You should avoid these 6 mistakes!

Every photographer, no matter how great, started small at some point and everyone made mistakes at the beginning. Anyone who claims the opposite is lying. In our early days as photographers, we also made many, many mistakes.

And of course we still make mistakes today. It would be boring if not.

You just never stop learning and that’s a good thing!

Fortunately, we put the typical beginner mistakes behind us relatively quickly and you should do the same for us.

So today we will tell you 6 typical beginner mistakes so that you can avoid them in the future.

Because if you don’t pay attention to these things, you won’t be able to take good photos.

So, try to memorize the 6 rookie mistakes so you can make sure to do better in the future.

Also read our other photo tips

#1 Only shoot in automatic mode

Mistake #1 is one of the classic beginner mistakes. You buy an expensive SLR camera and just start taking pictures, in automatic mode of course. It’s really easy and the pictures even look pretty good.

Of course, we did it exactly the same way for a while and we were also satisfied with these automatic images for a short time. But that didn’t last long, because you quickly realize that you need more than just the automatic mode to take good photos.

After we started to deal with topics like aperture, manual exposure and white balance, the ice was broken for us and we fell in love with our cameras and photography all over again.

Of course, our pictures also got better quickly. If you want to take good photos, you will inevitably have to deal with how your camera works and with the manual settings. From your feedback on our photography articles, we have learned that many fail precisely because of this camera technique.

The technology is actually not that complicated and can even be a lot of fun. Incidentally, this also gave rise to our 22places online photo course, in which we explain the technology in simple words and thus give our participants back the fun of photography.

And since that works, we can take away your fear of technology with a clear conscience. Dare the manual settings, explore your camera and you will see that you will see a development very quickly.

Our tip: If you’re just starting out, get to grips with the technical basics and don’t put it off. The result is that your camera will soon be gathering dust on the shelf and that would be a real shame. Understanding the technology of your camera is not as difficult as you might think and you will not regret it and you will soon have even more fun taking pictures.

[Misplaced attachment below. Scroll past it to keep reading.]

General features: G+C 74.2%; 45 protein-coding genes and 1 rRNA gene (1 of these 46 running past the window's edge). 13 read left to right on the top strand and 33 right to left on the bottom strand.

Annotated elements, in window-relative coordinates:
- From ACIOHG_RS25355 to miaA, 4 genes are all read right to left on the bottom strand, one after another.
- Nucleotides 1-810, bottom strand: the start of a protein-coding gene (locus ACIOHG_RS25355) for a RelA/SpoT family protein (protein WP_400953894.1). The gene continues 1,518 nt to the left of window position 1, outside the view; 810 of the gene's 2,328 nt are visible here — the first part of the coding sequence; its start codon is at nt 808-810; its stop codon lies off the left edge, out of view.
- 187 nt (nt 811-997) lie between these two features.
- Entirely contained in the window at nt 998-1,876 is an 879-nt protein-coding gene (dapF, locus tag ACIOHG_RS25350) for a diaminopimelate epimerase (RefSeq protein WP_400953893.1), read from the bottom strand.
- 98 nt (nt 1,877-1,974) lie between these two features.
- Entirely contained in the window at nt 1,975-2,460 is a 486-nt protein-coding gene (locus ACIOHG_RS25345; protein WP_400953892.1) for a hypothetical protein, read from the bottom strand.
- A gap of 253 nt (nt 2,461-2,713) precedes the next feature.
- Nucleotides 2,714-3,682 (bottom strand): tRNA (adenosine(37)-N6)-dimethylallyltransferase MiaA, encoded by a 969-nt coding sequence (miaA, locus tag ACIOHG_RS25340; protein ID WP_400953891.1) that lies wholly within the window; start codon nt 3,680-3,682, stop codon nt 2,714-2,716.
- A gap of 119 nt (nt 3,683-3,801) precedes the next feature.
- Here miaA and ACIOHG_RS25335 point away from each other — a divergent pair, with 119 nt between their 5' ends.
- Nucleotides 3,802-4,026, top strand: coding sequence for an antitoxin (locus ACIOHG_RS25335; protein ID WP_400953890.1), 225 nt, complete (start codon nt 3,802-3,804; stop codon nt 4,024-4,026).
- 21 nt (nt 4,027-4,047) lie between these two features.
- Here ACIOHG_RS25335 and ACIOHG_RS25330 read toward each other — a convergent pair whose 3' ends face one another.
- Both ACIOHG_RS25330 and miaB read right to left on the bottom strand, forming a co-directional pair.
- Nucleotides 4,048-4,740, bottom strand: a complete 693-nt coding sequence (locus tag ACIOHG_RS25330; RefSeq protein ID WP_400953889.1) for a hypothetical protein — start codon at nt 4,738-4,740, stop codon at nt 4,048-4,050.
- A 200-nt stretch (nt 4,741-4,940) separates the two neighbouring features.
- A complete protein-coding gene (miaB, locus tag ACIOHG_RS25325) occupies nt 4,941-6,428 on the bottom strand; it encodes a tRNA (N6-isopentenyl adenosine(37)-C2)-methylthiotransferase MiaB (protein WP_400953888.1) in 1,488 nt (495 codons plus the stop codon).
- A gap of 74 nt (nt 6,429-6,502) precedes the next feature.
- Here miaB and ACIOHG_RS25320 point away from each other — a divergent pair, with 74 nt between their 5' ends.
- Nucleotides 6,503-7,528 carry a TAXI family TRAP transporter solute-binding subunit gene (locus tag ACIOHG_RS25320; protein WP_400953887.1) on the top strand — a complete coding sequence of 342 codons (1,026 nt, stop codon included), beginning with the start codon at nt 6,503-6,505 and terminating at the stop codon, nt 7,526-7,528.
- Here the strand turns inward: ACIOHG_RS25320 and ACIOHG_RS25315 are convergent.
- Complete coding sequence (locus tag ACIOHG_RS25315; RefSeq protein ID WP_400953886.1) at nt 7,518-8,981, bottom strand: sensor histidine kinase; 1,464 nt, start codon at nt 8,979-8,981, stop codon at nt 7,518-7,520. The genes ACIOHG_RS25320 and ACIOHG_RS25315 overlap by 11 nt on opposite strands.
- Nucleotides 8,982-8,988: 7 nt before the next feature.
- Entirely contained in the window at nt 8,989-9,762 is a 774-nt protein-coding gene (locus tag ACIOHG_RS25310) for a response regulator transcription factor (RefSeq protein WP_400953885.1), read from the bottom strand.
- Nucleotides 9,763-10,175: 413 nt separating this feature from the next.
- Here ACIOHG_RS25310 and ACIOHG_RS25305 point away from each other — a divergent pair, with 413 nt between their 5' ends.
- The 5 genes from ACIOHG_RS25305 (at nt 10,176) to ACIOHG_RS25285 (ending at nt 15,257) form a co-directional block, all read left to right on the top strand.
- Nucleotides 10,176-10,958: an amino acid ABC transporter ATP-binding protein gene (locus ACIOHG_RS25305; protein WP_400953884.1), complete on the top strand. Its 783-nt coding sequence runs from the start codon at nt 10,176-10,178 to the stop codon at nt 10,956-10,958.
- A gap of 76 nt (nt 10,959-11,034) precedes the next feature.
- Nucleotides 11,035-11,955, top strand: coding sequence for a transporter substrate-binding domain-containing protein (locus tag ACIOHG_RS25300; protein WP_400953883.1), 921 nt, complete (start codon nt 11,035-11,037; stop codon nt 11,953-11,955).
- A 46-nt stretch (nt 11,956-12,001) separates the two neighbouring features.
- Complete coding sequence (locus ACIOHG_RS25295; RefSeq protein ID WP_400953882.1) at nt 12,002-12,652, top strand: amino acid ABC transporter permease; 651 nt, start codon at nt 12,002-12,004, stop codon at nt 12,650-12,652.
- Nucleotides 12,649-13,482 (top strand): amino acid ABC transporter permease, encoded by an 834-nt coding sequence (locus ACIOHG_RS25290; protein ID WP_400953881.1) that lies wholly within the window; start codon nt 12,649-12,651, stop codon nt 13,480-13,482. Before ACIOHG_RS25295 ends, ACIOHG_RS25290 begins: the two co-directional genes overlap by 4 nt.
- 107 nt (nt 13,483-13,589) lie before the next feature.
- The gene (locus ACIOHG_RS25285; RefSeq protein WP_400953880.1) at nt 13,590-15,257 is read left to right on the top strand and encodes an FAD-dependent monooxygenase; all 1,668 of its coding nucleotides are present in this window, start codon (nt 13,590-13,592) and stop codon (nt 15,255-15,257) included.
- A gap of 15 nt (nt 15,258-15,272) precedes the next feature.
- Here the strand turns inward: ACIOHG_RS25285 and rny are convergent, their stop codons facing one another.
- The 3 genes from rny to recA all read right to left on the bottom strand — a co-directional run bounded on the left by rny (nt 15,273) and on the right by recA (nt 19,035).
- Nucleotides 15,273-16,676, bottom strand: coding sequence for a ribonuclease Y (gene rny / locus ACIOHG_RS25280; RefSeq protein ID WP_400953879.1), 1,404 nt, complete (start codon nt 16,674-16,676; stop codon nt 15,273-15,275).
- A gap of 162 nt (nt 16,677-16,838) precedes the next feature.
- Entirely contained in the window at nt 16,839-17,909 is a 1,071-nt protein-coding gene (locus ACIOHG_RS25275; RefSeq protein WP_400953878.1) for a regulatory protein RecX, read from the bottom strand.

Mistake: Taking pictures in automatic mode
Such images are not created in automatic mode. You have to know your camera inside and out!

#2 Taking photos without thinking

Many beginners tend to just start taking pictures with their new cameras without thinking about how the picture should look in the end.

No thought is wasted on what the optimal background for a subject looks like or what the best composition is.

When sorting things out at home, the rude awakening often comes when the pictures don’t look the way you imagined.

If you’re lucky, you might be able to crop the image to get more out of it. Most of the time you can just throw the picture away.

The image below is a wonderful example of a “just shoot it” photo. The thought here was probably, “Ooooh, the TV tower. Photo!” and then the shutter button was pressed without rhyme or reason.

You can see the result: no composition, the power line of the tram goes across the subject and to top it all off, the tower is crooked.

Our tip: Once you have found a motif, think about what you want the finished picture to look like. Move around with your camera in hand to find the ideal frame and don’t rely on the computer to get much more out of it.

Familiarize yourself with the rules of image design. If you want to take good photos, composition is a very, very important topic that you should not ignore.

Also read our image design tips

Picture of the TV tower without any sense or reason

#3 Boring composition

Overcoming Mistake #2 doesn’t guarantee great pictures. Very often we see pictures of really beautiful subjects that are not badly photographed, but are still incredibly boring.

Especially when you photograph well-known sights, you have to come up with something special to give the motif a personal and new touch.